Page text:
MOURNING OSCAR TAVERAS ... AND MOVING ON
COMMENT: All of our lineup problems go back to the tragic day in October 2014.
BENFRED: I say this with respect and don't want it to be twisted the wrong way, but the loss of Oscar Taveras cannot be tied to the team's performance forever.
He might have been a star. He might not have been. He might have exceeded expectations, or never come close to meeting them. He might have been injured and out of the game. It's impossible to know, and it's 2019. Not suggesting, at all, that he should be forgotten or moved on from. At all. I hope you get my point.
X-FACTOR FOR THE CARDINALS?
QUESTION: Is Marcell Ozuna THE key player for the Cardinals this year? If he can elevate his production back to where it was in 2017, that takes the lineup from good to great. Not sure anyone else on the team has quite that much potential.
BENFRED: It's impossible to pick one, but you can make that case, sure. The status of Ozuna's right shoulder and how it impacts his swing is one of the biggest question marks of spring training, without a doubt. I'd also list Fowler and Goldschmidt as big X-factors.
TIME TO JUMP ON THE BLUES' BANDWAGON?
QUESTION: Last week you said CBS having the Blues playoff odds at 17.3 percent was too high. So, what are your thoughts on them now being at 36 percent?
BENFRED: Better. But using your trusty CBS analytics, five teams in front of the Blues in the division have a better than 67 percent chance. You just want to see more of the same positive signs. When you have not won more than three games in a row all season until January, you can't expect people to jump aboard the all-is-well wagon just yet.
They're playing better. They also entered Tuesday night's game, an overtime loss, sitting sixth in their division with an 8-6 record over the past month. Back flips come later.
JAKE OR JORDAN IN GOAL?
COMMENT: Blues can get back in the postseason mix if they give Binnington the majority of the starts. It's a small sample size, but he has looked steady and stays in position. They may have won with Allen on Monday, but he was still giving up way too many rebounds and often did not know where the puck was.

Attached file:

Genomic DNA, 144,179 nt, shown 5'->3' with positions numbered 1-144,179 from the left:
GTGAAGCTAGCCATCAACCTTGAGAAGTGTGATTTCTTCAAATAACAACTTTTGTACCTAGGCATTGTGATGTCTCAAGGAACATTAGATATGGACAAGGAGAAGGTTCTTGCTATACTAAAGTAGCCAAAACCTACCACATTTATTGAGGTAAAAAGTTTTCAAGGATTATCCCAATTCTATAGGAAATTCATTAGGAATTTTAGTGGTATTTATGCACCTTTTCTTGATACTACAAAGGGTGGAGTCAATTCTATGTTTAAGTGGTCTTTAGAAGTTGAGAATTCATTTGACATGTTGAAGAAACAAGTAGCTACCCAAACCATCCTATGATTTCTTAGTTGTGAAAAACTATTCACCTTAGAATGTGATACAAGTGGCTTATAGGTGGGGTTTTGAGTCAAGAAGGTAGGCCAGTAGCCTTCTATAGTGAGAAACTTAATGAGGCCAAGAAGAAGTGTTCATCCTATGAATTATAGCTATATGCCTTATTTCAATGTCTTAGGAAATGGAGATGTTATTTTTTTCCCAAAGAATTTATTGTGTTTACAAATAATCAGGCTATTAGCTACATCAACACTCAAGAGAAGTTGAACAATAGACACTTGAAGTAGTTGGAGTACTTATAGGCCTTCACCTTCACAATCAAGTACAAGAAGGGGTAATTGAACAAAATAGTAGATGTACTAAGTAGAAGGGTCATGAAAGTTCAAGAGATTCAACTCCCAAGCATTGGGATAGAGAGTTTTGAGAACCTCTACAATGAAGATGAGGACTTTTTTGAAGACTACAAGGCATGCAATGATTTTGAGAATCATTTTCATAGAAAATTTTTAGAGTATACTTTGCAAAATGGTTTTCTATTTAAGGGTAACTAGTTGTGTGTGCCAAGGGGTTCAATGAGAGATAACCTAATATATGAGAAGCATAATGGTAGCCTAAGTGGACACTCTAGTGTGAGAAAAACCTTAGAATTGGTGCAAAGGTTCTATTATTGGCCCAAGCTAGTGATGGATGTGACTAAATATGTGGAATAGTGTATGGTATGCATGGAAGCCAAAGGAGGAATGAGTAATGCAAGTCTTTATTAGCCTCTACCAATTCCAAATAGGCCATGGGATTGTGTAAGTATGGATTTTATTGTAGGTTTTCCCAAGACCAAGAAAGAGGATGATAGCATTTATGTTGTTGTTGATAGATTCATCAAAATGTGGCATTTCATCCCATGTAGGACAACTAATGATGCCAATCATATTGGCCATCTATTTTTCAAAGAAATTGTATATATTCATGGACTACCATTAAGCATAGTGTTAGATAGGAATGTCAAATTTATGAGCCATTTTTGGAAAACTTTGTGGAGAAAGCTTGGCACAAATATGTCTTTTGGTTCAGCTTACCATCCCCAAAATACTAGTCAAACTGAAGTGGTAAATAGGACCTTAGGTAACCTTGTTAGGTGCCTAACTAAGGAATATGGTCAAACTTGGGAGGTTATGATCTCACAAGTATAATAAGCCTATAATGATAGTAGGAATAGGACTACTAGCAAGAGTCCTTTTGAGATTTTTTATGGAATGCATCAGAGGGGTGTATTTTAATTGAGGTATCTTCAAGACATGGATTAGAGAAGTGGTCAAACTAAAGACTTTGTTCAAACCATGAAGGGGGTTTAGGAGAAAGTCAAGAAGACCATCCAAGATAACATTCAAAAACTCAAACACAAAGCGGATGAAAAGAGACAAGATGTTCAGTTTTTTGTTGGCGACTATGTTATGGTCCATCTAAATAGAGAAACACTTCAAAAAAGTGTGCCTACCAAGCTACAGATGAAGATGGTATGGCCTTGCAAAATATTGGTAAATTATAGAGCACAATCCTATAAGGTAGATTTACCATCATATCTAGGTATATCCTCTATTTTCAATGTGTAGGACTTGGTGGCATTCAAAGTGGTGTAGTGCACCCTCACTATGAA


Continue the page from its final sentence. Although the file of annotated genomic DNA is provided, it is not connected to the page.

BENFRED: If recent history has taught us anything, it's to not complain about a Jake Allen win. Accept it. Celebrate it. But don't pick it apart.
We agree on Binnington. Play the hot hand. Nothing to lose. If he craps out, go back to Jake. It's not hard.
MIZZOU VS. SLU AT ENTERPRISE: WHY NOT?
QUESTION: What is it going to take to get a game at Enterprise Center between SLU and Mizzou?
BENFRED: The coaches have to want to play the game. Simple as that. In college basketball, coaches have much more influence on the schedule than, say, football. Athletics directors control football scheduling. Coaches control basketball scheduling. It has turned into a science: how do I balance a good record and a tough enough schedule to make the NCAA Tournament? It's a shame, really, because the math does not seem to care much about common sense regional rivalry opportunities.
That said, Cuonzo Martin and Travis Ford seem to be working toward something, quietly. The notion has been squashed quickly in the past. That is no longer the case. Ford and Martin are friendly, and Ford's son is even a walk-on with the Tigers this season. I think it will happen eventually, though I'm not sure it would be a neutral site in St. Louis considering the Braggin' Rights rivalry. There would be nothing wrong with a home-and-home. Both fan bases could make the trip to both campuses.
IMPACT OF REACHING FREE AGENCY SOONER
QUESTION: There currently seems to be a push to grant players free agency sooner, which would skew more dollars toward star players and away from the average player. Might that have an effect on those average players not wanting to see the stars eased out before they want to retire?
BENFRED: I'm not sure I agree with your opinion that reaching free agency sooner would help star players and hurt non-star players. I guess it depends on how you define a star. Bryce Harper is going to make a ton of money -- in part -- because he was so good, he got to free agency at 26 years old. Same as Manny Machado. They are clearly star players.
But what about guys like Jose Martinez and Tommy Pham? They are not star players. They are going to reach free agency well beyond what baseball considers their prime. If they had fewer arbitration years, they would get better contract offers when they reached free agency, because their age would not be working against them as much as it will be when they get to FA.
SIZING UP THE NL CENTRAL
QUESTION: How would you rate the NL Central as it currently stands? I don't think the Reds will be higher than 4th, but that offense could cause major problems for the contenders, especially in Cincy's ballpark.
BENFRED: If the season started today, I guess I would go something along the lines of . . .
I think we are probably underestimating the Brewers once again.
I think the Cubs, with an edge, are a scary team.
I think the Cardinals are better today than they have been the past three seasons.
They're all kind of jammed up there at the top.
But below them, there are no tankers. The second tier is competitive. The Reds' offense was loaded before Kemp and Puig, but pitching remains a concern. The Pirates could be sneaky good.